I’ve been meaning to write about this before, and since I was asked of something related by the Gechi I thought this was as good as a moment as it could be, for what concerns this topic. You probably all know that I run a tinderbox that is trying to ensure that the packages in Gentoo build, and work at least as intended. But as the description page says, the same name has been used by other projects, such as the official Infra one which provides logs, reverse dependency information, and binary packages for various architectures.
Given that, some people asked me before if I can provide binaries of the packages built by my tinderbox; the answer is “not a chance”, for a few reasons that are more complex than the average first glimpse would tell you. And it’s mostly beside the basic problem that Gentoo has very shabby support for binary packages, as both Fabio and Constanze could easily tell you.
In the set of problems, the issue at hands is licenses (and here the expert would probably be Matija as he’s quite interested in getting them right). Not only the tinderbox accept almost all the possible licenses that are available in Portage so that it can actually merge as many packages as are available, but it also does not turn the bindist USE flag on (which is used to make sure that the result is actually distributable; it disables feature that would link GPL-incompatible libraries into GPL software; it disables feature that are known patented and shouldn’t be used; it make sure that trademarks are respected — like Firefox). Both these issue make a good deal of generated binaries non-redistributable by themselves.
But that’s not all; even when the license would let me redistribute the binaries; copyleft licenses require me to redistribute the sources as well; just pointing at the Gentoo mirrors is not a good option there; I would have to provide all the downloaded and used distfiles, and all the ebuilds as used for build that binary. You might guess it’s not an easy task nor one that requires just a bit of online space.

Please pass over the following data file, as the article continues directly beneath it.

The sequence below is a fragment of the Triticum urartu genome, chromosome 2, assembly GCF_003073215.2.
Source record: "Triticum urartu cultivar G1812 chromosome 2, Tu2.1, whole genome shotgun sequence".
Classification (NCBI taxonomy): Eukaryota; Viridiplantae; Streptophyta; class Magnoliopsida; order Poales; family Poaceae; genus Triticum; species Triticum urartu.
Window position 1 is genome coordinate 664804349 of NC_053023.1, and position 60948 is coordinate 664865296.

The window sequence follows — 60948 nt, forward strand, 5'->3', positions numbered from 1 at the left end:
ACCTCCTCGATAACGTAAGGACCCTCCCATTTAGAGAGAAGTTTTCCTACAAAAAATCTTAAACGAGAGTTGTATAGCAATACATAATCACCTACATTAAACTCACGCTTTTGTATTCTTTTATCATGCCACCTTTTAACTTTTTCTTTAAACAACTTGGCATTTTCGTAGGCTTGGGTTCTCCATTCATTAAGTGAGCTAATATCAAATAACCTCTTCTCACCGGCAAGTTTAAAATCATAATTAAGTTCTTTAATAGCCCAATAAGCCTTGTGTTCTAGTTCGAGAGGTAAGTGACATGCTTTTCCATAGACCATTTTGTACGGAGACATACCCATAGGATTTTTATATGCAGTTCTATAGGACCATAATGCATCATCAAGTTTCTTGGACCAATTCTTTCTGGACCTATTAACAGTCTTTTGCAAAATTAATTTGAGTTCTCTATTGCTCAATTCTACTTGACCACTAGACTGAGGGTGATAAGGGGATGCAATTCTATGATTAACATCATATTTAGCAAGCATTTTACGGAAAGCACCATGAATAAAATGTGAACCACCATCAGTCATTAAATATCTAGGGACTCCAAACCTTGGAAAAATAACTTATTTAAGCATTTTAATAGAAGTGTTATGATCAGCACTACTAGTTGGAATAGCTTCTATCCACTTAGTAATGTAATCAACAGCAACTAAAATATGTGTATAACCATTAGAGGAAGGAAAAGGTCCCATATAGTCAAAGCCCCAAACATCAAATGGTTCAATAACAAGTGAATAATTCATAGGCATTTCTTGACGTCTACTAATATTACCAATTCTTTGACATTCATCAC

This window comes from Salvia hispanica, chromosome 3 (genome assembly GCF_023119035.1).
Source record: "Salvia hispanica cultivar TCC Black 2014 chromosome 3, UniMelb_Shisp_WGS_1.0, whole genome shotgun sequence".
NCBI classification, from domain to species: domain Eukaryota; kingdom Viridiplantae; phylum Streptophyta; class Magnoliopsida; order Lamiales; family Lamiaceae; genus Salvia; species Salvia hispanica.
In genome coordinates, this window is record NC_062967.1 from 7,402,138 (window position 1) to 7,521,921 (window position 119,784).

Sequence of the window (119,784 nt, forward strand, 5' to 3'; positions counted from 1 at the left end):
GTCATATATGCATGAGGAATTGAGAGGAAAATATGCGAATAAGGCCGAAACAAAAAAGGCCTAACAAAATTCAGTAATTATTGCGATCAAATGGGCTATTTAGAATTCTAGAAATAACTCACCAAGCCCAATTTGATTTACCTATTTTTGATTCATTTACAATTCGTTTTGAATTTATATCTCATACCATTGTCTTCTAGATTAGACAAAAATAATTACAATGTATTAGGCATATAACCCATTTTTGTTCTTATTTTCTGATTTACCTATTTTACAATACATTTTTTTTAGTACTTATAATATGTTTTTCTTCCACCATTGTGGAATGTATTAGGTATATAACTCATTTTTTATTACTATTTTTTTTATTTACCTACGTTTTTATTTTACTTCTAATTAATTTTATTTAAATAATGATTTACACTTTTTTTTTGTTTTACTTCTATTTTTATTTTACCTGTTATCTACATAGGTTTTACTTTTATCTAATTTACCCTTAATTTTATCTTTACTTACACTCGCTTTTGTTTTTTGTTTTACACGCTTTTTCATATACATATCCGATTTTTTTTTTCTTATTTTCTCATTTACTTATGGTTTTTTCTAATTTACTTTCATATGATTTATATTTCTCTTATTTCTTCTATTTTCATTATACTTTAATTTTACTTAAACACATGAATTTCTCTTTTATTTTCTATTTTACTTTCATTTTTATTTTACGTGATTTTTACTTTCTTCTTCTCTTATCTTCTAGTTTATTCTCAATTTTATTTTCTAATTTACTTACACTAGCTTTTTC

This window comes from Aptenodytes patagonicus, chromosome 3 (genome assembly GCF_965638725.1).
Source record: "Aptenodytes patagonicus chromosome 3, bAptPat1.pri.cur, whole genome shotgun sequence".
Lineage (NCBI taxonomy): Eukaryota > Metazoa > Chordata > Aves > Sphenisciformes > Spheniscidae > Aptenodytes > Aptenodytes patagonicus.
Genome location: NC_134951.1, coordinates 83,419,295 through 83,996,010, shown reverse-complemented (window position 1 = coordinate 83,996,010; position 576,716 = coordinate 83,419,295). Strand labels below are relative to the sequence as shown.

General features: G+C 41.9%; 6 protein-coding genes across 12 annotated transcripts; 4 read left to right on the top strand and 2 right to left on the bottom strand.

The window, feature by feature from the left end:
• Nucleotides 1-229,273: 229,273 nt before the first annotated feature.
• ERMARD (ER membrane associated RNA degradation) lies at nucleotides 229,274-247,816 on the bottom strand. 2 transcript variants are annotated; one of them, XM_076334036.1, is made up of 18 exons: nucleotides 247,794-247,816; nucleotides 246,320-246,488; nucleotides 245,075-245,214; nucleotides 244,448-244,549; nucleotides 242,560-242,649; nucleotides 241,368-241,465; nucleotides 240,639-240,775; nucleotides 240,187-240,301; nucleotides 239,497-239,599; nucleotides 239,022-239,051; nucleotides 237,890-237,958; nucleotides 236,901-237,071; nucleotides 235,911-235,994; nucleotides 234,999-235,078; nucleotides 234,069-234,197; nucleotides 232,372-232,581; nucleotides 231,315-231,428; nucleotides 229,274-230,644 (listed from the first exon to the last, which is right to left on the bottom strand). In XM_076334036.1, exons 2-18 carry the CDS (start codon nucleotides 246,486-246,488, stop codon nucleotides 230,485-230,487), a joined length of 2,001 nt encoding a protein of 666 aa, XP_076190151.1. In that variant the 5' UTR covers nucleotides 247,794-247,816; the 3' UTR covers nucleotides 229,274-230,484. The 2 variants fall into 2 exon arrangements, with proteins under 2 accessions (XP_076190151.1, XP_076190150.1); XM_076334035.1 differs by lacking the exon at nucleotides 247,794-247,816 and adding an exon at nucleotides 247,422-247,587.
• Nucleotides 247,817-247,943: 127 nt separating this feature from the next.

Now, after you actually tackle all these issues, enabling the bindist USE flag, only accepting true opensource licenses that allow redistribution, and providing a way to publish all the sources together with the binaries, you’re still not set. The rest of the problems are actually technological ones, tied to the way my tinderboxing scripts are designed to work. Even without counting the fact that the flag combinations are so many that you have to limit to some sanity, actually building every package in the tree gives me a number of headaches, starting with a number of automagic dependencies which would make the binary packages unusable.
On a side note, I’ve been thinking for a while of getting a way to set up dependency verification to ensure that no automagic dependencies enter the ELF files at least; unfortunately this is not as straightforward as I’d like it to be. New-style virtuals mean that the dependency is hidden under a second layer of packages, which in turn would make it difficult to actually pinpoint the error conditions. Think of the PyCURL trouble that I pointed at a few weeks ago.
What would actually work to produce decently-working binary packages is the method that Patrick has been using for tinderboxing: build one by one each package with only its own detailed dependencies merged in. After all, this is the method that the Debian- and RPM-based distributions follow. This has the opposite side effect of maybe failing if an indirect (transitive) dependency is missing, which often happens with
pkg-config, but at least you wouldn’t find automagic dependencies on the binary packages themselves.
And as I noted in passing above, there are a number of problems related directly with the way Portage manages binary packages by itself: it does not have a properly clean way to track actually needed dependencies (ABI-wise that is) – and let’s not even go about the tracking of python dependencies – and the format itself is not really flexible enough, which causes headaches when trying to deal with special features like file-based capabilities.
So, good luck if you want to provide public binhosts, myself I don’t have time nor will to even think about them, for the most part.